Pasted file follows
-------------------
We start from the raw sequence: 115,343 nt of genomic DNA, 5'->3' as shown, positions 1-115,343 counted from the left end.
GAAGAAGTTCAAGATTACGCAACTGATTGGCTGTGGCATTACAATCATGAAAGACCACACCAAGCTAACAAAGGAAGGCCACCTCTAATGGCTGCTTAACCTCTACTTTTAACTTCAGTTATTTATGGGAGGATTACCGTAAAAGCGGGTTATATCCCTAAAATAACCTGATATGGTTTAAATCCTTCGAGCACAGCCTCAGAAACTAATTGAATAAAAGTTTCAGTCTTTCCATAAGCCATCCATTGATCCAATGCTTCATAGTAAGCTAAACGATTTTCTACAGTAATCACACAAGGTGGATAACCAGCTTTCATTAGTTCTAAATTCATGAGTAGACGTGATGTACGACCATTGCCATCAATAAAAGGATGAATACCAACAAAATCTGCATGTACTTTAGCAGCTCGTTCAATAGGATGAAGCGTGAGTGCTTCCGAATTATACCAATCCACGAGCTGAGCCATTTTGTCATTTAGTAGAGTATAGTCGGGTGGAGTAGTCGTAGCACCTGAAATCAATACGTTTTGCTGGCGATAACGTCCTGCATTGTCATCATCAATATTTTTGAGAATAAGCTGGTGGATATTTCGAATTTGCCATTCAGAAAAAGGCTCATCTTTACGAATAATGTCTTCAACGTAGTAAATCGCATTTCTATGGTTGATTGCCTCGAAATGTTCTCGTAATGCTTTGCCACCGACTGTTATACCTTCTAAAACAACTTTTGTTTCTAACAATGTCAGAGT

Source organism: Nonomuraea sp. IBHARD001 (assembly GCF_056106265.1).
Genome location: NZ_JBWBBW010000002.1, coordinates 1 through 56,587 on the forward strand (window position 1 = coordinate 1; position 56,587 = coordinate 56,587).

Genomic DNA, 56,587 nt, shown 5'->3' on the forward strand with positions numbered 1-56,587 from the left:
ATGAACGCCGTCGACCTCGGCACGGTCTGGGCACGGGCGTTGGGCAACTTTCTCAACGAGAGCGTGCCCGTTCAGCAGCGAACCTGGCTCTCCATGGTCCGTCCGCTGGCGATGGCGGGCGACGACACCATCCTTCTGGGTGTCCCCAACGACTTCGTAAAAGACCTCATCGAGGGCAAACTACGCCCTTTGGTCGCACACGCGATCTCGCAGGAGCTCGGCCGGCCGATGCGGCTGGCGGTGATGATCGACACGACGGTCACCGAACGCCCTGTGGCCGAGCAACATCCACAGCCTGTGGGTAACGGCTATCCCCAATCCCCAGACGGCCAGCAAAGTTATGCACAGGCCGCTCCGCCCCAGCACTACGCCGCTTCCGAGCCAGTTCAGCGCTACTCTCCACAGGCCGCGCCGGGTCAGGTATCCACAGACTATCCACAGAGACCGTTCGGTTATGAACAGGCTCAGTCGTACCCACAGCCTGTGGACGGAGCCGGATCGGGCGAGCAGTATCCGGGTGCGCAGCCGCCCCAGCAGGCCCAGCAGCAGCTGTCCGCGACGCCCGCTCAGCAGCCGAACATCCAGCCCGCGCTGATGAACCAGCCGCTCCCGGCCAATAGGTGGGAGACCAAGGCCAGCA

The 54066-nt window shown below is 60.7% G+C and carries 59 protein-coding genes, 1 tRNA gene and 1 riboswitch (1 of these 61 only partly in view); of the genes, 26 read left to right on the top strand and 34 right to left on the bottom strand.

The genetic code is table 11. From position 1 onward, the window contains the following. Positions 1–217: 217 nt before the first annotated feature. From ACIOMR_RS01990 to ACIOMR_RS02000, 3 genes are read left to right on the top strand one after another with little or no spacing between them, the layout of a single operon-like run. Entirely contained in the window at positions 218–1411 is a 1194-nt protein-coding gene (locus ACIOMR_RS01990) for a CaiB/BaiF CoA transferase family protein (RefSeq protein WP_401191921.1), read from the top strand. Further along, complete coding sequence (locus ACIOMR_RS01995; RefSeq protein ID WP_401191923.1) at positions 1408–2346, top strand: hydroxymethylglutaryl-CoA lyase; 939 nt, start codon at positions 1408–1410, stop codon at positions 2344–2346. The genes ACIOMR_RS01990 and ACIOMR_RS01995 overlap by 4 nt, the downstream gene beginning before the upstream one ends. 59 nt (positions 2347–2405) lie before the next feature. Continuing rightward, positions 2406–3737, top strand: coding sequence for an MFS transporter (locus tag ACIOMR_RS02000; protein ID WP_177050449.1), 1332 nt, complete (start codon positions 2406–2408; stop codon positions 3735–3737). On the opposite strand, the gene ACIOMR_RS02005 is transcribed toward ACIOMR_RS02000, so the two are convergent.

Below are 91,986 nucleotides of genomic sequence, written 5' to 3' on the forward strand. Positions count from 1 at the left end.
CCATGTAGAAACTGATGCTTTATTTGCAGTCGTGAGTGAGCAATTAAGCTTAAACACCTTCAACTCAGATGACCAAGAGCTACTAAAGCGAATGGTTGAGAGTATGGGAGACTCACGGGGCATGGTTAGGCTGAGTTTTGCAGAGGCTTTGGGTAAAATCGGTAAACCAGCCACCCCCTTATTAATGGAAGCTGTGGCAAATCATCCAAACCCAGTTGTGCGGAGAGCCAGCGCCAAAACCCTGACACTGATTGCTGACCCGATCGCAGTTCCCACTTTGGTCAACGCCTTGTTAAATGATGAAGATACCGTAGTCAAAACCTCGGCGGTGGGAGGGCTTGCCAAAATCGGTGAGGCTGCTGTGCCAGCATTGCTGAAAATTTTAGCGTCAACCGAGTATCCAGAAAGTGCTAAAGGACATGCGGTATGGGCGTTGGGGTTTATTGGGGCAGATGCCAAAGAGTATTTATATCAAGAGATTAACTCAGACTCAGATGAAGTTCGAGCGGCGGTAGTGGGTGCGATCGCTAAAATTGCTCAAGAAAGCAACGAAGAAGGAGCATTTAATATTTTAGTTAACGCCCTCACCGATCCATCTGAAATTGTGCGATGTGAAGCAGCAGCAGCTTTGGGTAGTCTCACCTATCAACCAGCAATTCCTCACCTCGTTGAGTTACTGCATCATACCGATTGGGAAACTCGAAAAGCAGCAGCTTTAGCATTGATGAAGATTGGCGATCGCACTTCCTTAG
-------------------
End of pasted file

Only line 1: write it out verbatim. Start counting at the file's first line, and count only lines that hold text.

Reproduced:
We start from the raw sequence: 115,343 nt of genomic DNA, 5'->3' as shown, positions 1-115,343 counted from the left end.